The world’s richest eight men now hold as much wealth as 3.6 billion people who constitute the poorest half of the world, according to an Oxfam report.

The report titled ‘An economy for the 99 percent’was published by the antipoverty advocacy group ahead of the annual meeting of political and business leaders in Davos.

The report says that between 1988 and 2011 incomes of the poorest 10% increased by only $65 per person, compared to the incomes of the richest 1% that grew 182 times that much.

The report cited the inequality as a key factor in the recent victory of Donald Trump in the US election, the election of President Duterte in the Philippines, and Brexit.

The report further revealed how the super-rich are augmenting this inequality crisis by evading taxes through a network of tax havens, driving down wages for their workers and the prices paid to producers, and investing less in their business.

Inequality was also found to be gender-based, with women facing high levels of discrimination in the work place. According to estimates, it will take 170 years for women to be paid the same as men, the report added.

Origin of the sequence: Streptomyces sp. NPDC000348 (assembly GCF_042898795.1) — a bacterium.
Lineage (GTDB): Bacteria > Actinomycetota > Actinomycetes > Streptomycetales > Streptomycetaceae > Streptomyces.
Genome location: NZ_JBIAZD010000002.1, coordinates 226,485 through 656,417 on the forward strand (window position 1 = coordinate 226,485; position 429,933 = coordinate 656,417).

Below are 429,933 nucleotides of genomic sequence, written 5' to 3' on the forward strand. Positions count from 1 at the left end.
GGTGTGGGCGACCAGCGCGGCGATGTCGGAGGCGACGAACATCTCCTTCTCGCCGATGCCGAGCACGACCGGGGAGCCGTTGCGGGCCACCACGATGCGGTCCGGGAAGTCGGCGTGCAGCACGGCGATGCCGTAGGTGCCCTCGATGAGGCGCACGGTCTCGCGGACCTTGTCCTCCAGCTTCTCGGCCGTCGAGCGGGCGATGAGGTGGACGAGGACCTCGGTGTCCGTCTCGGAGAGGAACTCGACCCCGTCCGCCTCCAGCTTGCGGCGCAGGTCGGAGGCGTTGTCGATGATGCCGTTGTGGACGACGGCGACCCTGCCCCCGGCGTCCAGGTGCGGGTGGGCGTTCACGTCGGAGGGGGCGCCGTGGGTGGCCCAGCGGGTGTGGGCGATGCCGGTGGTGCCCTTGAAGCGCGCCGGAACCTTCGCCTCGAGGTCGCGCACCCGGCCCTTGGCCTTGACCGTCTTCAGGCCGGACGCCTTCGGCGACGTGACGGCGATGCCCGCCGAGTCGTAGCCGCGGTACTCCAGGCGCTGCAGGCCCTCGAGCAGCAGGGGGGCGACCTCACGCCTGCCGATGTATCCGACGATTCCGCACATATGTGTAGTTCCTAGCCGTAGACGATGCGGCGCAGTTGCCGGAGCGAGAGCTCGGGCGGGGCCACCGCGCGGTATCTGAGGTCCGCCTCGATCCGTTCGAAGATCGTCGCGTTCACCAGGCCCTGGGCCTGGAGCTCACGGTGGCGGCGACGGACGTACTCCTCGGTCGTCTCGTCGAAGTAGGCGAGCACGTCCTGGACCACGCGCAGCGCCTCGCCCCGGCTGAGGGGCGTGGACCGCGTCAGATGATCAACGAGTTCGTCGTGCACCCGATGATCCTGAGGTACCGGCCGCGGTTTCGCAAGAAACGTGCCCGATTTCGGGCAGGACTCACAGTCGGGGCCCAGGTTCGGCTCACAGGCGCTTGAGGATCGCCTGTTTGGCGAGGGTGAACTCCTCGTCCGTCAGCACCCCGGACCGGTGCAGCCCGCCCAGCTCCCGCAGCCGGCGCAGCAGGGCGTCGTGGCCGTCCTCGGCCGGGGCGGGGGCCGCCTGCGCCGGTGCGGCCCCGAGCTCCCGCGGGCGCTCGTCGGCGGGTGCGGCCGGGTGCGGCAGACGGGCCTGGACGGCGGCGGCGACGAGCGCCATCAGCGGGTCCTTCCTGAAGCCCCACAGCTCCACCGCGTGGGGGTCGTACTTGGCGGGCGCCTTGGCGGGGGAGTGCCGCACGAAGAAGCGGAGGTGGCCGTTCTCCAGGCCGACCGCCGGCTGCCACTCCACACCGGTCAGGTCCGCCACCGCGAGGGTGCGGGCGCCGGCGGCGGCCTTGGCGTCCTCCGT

The report estimated that the world could see its first trillionaire in just 25 years owing to the high growth in wealth accumulation rate of the richest.

Oxfam International executive director Winnie Byanyima said: “It is obscene for so much wealth to be held in the hands of so few when 1 in 10 people survive on less than $2 a day.  Inequality is trapping hundreds of millions in poverty; it is fracturing our societies and undermining democracy. 

“Across the world, people are being left behind. Their wages are stagnating yet corporate bosses take home million dollar bonuses; their health and education services are cut while corporations and the super-rich dodge their taxes; their voices are ignored as governments sing to the tune of big business and a wealthy elite.”

In order to bridge the disparity, Oxfam in its report has urged the governments to raise taxes on wealth and high incomes, and generate funds required to invest in healthcare, education and job creation.